CRI Funded Scientists

Iliyan D. Iliev, PhD, CRI Lloyd J. Old STAR

Weill Cornell Medicine

Area of Research: All Cancers

Cancer is among the leading causes of death worldwide and host-bacterial microbiota immune interactions profoundly influence tumorigenesis, cancer progression and response to therapies. Nevertheless, the role of fungi (mycobiota) in these processes remain largely unexplored, missing a potential opportunity for developing novel diagnostic, preventative, and therapeutic strategies. Upon providing the first evidence for the role of gut mycobiota in inflammation, Dr. Iliev and colleagues have defined central mechanisms of mycobiota interactions with host immunity and neurons, and determined fungal toxins and metabolites with potent impact on the host. In this proposal, Dr. Iliev presents compelling evidence for the presence of live, metabolically active mycobiota in human tumors and experimental data that support a novel hypothesis: fungi play an important role in cancer growth and response to checkpoint inhibitor immunotherapy through the interaction of fungal metabolites with the immune system and with bacteria. With this “high-risk high-reward” proposal Dr. Iliev will investigate how fungi, their metabolites and toxins influence tumor growth, progression, and response to immunotherapies. He will further determine how fungal genetic variants, called strains, that vary between patients and tumor types influence these processes directly or through “transkingdom” interaction with bacteria in tumors.  He will use novel methodology allowing for the detection and characterization of fungi in tumors and in patient’s blood to determine utility of the mycobiome and “circulating” fungal DNA as a predictor of cancer progression, survival, and response to immunotherapies. Furthermore, he will determine specific immune mediators and cells of the immune system that interact with fungi in the tumors and target these cells or fungi directly, to delay tumor growth and restore the response to antitumor immunotherapies. The results of these studies will contribute towards a better understanding of host-mycobiome immune interactions in cancer and aim to provide a basis for novel diagnostic, therapeutic and co-therapeutic anticancer approaches by targeting the fungal arm of the microbiome.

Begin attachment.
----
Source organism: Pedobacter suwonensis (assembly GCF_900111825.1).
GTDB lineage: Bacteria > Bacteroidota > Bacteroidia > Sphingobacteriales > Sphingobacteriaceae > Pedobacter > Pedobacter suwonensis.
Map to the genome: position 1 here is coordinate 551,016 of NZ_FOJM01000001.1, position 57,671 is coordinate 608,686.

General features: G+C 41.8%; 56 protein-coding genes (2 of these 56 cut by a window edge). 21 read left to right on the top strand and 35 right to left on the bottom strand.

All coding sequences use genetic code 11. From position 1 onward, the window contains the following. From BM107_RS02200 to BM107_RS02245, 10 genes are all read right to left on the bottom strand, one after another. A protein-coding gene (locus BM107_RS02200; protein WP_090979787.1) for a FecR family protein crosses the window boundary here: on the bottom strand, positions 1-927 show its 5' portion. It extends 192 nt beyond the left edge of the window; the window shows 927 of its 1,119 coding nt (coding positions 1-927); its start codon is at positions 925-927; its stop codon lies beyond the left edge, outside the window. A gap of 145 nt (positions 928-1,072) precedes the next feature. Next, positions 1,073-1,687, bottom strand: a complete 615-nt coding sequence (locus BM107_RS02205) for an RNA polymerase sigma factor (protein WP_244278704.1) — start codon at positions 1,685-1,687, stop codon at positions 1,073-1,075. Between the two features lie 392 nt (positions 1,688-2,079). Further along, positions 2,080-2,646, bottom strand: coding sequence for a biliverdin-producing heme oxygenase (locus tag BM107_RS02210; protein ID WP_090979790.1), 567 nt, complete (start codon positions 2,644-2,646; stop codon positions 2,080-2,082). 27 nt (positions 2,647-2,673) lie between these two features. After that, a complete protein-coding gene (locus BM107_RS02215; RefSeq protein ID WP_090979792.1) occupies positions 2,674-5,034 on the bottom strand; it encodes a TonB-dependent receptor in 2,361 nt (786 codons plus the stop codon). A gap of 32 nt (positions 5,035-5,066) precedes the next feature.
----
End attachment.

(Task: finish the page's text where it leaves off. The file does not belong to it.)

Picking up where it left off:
Projects and Grants

Immune interactions with fungal microbiota during cancer progression and immunotherapy

Weill Cornell Medicine | All Cancers | 2022

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